Recently my wife and I put up a greenhouse in our backyard. It’s pretty cool, or should I say, at least on sunny days now in February, warm. It’s eight feet by twelve and set on an angle relative to the yard, but aligned on a west to east axis. The slightly cockeyed placement adds a touch of insouciant irregularity to our standard, symmetrical, rectangular yard.
Finishing the floor last week, tromping around outside the greenhouse lugging heavy bags of stone, especially after 4 inches of snow fell, then melted on our heavy clay backyard, we quickly turned the area around the greenhouse into a field of mud. Our boots sank into the ooze, every step soupy and sloshy.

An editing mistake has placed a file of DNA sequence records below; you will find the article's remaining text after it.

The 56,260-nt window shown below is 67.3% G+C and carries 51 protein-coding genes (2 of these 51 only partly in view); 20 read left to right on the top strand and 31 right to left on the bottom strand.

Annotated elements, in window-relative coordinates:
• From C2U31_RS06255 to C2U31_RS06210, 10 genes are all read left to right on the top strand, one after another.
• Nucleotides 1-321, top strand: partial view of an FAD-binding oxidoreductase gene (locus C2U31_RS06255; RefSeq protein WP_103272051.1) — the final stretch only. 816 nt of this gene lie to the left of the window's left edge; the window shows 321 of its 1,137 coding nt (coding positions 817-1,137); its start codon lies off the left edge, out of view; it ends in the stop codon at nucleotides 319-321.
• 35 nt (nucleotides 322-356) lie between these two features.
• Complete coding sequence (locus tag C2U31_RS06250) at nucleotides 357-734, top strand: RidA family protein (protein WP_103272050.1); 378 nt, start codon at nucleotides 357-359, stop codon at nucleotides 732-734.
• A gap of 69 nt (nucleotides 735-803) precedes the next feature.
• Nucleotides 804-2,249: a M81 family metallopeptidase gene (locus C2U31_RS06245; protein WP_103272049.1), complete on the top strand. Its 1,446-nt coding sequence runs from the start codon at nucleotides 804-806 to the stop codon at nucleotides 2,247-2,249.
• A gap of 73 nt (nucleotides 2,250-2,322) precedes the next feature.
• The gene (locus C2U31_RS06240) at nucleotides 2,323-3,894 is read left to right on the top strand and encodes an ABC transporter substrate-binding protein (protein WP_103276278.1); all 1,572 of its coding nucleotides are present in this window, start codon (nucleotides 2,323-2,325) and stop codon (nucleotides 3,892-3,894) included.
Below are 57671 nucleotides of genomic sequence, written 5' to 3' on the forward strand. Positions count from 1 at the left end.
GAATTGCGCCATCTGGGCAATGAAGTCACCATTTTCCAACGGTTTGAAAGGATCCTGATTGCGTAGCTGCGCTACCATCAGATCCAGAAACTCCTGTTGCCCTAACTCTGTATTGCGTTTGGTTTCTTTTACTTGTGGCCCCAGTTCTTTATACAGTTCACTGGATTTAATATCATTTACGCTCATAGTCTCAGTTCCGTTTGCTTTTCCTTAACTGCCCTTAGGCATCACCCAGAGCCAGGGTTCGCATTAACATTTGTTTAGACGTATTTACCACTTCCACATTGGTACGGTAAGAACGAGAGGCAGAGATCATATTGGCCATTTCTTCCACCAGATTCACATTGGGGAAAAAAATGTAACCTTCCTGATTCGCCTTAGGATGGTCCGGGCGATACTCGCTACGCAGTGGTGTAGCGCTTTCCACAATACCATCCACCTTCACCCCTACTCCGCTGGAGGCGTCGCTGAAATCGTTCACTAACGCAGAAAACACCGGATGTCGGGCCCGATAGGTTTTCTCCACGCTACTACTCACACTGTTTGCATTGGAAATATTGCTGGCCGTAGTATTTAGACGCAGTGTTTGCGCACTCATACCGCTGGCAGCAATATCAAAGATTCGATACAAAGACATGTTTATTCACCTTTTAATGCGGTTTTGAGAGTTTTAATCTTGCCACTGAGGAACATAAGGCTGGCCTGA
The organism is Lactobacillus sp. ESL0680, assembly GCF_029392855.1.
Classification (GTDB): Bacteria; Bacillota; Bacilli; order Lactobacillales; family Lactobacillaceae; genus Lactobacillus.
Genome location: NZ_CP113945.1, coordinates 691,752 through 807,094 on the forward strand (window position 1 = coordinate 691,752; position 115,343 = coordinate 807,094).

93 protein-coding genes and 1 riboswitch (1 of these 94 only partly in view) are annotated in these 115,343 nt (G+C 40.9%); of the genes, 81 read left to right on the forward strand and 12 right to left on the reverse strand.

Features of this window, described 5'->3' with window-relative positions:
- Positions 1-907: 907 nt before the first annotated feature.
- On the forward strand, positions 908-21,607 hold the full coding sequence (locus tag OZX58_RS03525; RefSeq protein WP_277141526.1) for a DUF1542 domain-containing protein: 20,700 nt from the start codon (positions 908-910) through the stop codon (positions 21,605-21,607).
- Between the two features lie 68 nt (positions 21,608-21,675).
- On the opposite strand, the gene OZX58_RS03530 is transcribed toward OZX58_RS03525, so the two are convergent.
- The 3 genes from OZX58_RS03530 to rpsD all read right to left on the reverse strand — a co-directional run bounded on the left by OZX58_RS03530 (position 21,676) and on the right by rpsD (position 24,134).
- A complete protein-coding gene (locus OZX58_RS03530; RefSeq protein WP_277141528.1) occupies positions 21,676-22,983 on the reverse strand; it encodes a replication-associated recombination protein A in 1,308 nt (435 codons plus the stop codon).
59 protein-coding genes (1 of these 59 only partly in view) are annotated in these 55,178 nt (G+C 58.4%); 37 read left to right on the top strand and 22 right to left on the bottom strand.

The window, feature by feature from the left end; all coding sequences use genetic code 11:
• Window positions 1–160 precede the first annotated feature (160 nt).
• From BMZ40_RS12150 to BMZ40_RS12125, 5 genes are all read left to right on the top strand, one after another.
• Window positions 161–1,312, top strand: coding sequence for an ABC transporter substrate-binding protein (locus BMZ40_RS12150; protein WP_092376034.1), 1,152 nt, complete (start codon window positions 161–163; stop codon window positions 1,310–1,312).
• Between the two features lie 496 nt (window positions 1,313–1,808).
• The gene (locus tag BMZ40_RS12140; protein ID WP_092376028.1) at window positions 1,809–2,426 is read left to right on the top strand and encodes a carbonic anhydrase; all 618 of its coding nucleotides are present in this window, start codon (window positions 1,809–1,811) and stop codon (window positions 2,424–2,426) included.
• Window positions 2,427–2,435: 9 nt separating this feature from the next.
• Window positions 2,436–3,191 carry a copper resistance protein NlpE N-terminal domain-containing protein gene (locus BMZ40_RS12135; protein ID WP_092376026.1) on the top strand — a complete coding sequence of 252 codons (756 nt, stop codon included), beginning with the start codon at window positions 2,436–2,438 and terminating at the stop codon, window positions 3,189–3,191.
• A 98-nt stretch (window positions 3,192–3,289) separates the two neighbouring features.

We spread some old cardboard and a few boards as bridges over the worst, but it wasn’t enough. What more could I use to fill in the wintry swamp? Leaves! We had raked and saved all our leaves in the fall, most chopped up for compost, but still one bin still whole. So I fetched a few bushels and spread them over the increasingly muddy swamp around the greenhouse. While doing it, I thought to myself, “Hey, I’m unraking my yard!” Unrake my yard? Unrake my yard! It reminded me of the Joe Cocker song, “Unchain my Heart.” So I wrote my own version.
Unrake My Yard
Unrake my yard, baby spread those lea-eaves,
Mud ’round my shoes, oozes like through a sieve,
Unrake my yard, baby spread all those lea-eaves,
Unrake my yard, cause I need somewhere to walk.
Every time I rake up my leaves,
The north wind done come, and blows them all around
Unrake my yard, please put ’em back
Unrake my yard, baby spread all those leaves.